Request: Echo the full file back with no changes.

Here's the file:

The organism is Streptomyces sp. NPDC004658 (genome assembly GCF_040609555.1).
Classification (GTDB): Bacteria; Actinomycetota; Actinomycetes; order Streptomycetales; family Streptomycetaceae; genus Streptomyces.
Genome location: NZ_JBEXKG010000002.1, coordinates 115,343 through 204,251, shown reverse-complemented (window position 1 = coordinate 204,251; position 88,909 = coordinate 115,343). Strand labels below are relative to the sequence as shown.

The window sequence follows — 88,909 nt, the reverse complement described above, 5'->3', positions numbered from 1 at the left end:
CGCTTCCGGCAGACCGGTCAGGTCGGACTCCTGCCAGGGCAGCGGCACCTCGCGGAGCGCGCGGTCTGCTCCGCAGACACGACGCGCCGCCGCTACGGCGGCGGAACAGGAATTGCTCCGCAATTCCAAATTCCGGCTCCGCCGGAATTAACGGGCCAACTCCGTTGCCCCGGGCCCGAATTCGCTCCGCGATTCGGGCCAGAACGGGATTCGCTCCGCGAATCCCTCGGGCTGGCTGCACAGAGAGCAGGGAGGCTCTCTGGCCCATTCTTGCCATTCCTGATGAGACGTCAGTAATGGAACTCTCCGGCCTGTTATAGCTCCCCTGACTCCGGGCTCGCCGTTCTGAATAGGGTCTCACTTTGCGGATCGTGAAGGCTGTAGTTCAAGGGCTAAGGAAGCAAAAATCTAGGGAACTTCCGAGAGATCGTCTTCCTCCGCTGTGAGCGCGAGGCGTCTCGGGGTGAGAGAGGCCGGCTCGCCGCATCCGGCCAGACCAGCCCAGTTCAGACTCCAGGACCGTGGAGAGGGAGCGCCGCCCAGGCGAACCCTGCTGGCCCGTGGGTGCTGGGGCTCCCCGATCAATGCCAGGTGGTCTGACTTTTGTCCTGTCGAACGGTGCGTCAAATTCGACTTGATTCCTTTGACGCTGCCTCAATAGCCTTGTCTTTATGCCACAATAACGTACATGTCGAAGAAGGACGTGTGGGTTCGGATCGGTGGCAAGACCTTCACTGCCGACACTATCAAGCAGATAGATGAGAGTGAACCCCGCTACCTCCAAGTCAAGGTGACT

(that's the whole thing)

The organism is Streptomyces sp. NPDC004658 (genome assembly GCF_040609555.1).
Classification (GTDB): Bacteria; Actinomycetota; Actinomycetes; order Streptomycetales; family Streptomycetaceae; genus Streptomyces.
Genome location: NZ_JBEXKG010000002.1, coordinates 115,343 through 204,251, shown reverse-complemented (window position 1 = coordinate 204,251; position 88,909 = coordinate 115,343). Strand labels below are relative to the sequence as shown.

The window sequence follows — 88,909 nt, the reverse complement described above, 5'->3', positions numbered from 1 at the left end:
CGCTTCCGGCAGACCGGTCAGGTCGGACTCCTGCCAGGGCAGCGGCACCTCGCGGAGCGCGCGGTCTGCTCCGCAGACACGACGCGCCGCCGCTACGGCGGCGGAACAGGAATTGCTCCGCAATTCCAAATTCCGGCTCCGCCGGAATTAACGGGCCAACTCCGTTGCCCCGGGCCCGAATTCGCTCCGCGATTCGGGCCAGAACGGGATTCGCTCCGCGAATCCCTCGGGCTGGCTGCACAGAGAGCAGGGAGGCTCTCTGGCCCATTCTTGCCATTCCTGATGAGACGTCAGTAATGGAACTCTCCGGCCTGTTATAGCTCCCCTGACTCCGGGCTCGCCGTTCTGAATAGGGTCTCACTTTGCGGATCGTGAAGGCTGTAGTTCAAGGGCTAAGGAAGCAAAAATCTAGGGAACTTCCGAGAGATCGTCTTCCTCCGCTGTGAGCGCGAGGCGTCTCGGGGTGAGAGAGGCCGGCTCGCCGCATCCGGCCAGACCAGCCCAGTTCAGACTCCAGGACCGTGGAGAGGGAGCGCCGCCCAGGCGAACCCTGCTGGCCCGTGGGTGCTGGGGCTCCCCGATCAATGCCAGGTGGTCTGACTTTTGTCCTGTCGAACGGTGCGTCAAATTCGACTTGATTCCTTTGACGCTGCCTCAATAGCCTTGTCTTTATGCCACAATAACGTACATGTCGAAGAAGGACGTGTGGGTTCGGATCGGTGGCAAGACCTTCACTGCCGACACTATCAAGCAGATAGATGAGAGTGAACCCCGCTACCTCCAAGTCAAGGTGACT